A Midsummer Night’s Dream: European Inflation Hangs In There As Euro Imperils Stock Rally

I’m going to go ahead and say the Eurozone CPI print was “just right.”

The flash reading for July came in at +1.3% Y/y, that’s in line (Est. +1.3%), but the core reading was a touch higher than estimates and up a tick from June at +1.2%.


That’s nothing special but we (and I say “we” to include anyone who is long risk assets) probably didn’t want it to be – especially not ahead of Draghi at Jackson Hole and with the euro running like it stole something.

“They need to get a clear story for September or October to make the case of the exit and it’s not going to be easy because core inflation and wages will probably roughly be where they are now,” Nick Kounis, an economist at ABN Amro in Amsterdam said after the numbers hit, adding that “they have to make the case for tapering and that will be based on growth giving them confidence that inflation is going to come back, and that’s the story they will try to sell.”

Right. But then again, the more the numbers are “not too hot and not too cold,” the more optionality they have. And optionality is fantastic – right up until you have to actually make a decision. Because if you have optionality going into a decision, it pretty much by definition means things aren’t clear-cut and when things aren’t clear-cut, the potential exists for a mistake.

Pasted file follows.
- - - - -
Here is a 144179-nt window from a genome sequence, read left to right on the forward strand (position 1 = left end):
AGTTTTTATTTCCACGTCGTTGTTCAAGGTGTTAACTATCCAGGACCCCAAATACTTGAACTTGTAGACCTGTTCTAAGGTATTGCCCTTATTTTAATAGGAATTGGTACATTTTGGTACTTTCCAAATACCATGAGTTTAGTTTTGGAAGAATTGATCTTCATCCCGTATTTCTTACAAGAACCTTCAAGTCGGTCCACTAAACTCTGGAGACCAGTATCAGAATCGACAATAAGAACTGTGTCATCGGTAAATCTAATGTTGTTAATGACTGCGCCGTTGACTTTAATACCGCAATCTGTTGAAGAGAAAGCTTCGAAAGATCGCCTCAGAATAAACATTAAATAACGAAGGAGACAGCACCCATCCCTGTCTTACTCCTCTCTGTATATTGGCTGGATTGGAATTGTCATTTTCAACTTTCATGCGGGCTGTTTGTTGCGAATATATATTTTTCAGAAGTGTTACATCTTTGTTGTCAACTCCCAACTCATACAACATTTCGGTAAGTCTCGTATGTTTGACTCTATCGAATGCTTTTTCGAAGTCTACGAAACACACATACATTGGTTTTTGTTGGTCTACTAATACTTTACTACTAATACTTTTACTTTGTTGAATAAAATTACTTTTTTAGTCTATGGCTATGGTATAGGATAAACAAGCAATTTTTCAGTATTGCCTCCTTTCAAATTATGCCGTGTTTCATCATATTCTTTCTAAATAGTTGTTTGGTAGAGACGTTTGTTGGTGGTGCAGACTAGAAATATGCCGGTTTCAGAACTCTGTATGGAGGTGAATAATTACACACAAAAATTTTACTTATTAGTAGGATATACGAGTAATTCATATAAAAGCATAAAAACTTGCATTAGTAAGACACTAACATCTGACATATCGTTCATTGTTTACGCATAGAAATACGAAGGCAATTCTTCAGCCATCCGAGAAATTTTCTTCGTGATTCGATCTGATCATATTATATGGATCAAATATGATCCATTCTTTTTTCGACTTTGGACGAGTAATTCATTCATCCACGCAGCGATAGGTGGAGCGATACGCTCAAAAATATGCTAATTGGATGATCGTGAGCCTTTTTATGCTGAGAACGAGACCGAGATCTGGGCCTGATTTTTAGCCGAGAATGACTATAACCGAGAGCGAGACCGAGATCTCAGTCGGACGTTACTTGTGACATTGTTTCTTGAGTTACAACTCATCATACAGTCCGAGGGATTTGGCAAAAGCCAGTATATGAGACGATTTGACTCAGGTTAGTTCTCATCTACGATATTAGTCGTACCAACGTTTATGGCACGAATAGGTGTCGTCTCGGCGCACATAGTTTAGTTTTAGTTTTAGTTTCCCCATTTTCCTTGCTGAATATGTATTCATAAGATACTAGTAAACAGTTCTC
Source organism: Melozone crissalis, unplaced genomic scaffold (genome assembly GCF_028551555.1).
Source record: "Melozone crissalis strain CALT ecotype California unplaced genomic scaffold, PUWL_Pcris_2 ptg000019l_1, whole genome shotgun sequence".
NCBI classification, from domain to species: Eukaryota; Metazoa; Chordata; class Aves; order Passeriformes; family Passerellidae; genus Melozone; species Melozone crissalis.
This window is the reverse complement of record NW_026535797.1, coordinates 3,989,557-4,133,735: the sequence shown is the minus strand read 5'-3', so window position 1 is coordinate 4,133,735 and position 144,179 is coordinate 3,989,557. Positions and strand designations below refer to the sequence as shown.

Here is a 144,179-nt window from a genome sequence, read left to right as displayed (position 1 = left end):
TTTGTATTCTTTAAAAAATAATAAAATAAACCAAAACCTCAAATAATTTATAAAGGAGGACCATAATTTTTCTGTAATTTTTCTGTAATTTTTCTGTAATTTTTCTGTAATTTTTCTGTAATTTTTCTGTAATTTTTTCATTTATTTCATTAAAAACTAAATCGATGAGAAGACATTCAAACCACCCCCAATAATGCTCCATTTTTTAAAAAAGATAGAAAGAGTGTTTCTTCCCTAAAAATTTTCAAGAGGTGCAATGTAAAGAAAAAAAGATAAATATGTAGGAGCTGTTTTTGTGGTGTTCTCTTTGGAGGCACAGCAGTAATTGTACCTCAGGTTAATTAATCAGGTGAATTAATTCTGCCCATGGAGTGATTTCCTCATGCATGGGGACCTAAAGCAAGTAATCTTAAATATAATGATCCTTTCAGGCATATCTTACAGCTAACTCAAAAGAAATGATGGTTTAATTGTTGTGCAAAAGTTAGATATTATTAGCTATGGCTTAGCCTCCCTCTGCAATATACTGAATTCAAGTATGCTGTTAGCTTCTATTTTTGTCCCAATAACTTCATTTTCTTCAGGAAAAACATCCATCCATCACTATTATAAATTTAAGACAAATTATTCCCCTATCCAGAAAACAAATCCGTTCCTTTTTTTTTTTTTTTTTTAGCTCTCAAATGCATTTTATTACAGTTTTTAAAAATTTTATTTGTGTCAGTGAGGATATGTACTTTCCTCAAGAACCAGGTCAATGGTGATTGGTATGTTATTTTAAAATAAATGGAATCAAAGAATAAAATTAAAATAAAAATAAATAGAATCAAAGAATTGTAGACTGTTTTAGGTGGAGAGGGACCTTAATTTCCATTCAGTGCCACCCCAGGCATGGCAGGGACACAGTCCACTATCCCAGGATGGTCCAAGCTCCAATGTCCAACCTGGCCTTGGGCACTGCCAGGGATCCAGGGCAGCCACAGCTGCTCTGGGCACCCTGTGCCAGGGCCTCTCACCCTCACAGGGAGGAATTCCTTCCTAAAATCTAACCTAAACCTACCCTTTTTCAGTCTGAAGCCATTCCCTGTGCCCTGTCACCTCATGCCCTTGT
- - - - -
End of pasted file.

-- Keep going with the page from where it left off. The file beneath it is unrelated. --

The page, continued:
Well anyway, EURUSD popped on the news, but it’s been a meandering type of session so far. Some folks have described the overnight as “extremely quiet.” Blame it on summer.

For now, European shares are mostly green, but as Bloomberg’s Mark Cudmore writes, the currency strength is starting to catch up to stocks.

European equities are flagging a longer-term warning for the euro rally. It was the gains in the currency that helped kill optimism on the region’s stocks and now the causality might flow the other way in a negative cycle. France’s CAC 40 and Spain’s Ibex both topped out in May. The DAX Index peaked in June.


And amid global equity bullishness, the steady decline in Europe’s major stock indexes since those peaks is particularly notable. [Here is] the signal that declining stocks are essentially sending: currency appreciation negatively dominates the accelerating growth outlook. That could be interpreted as meaning that euro gains are excessive compared to the economic improvement in the region.




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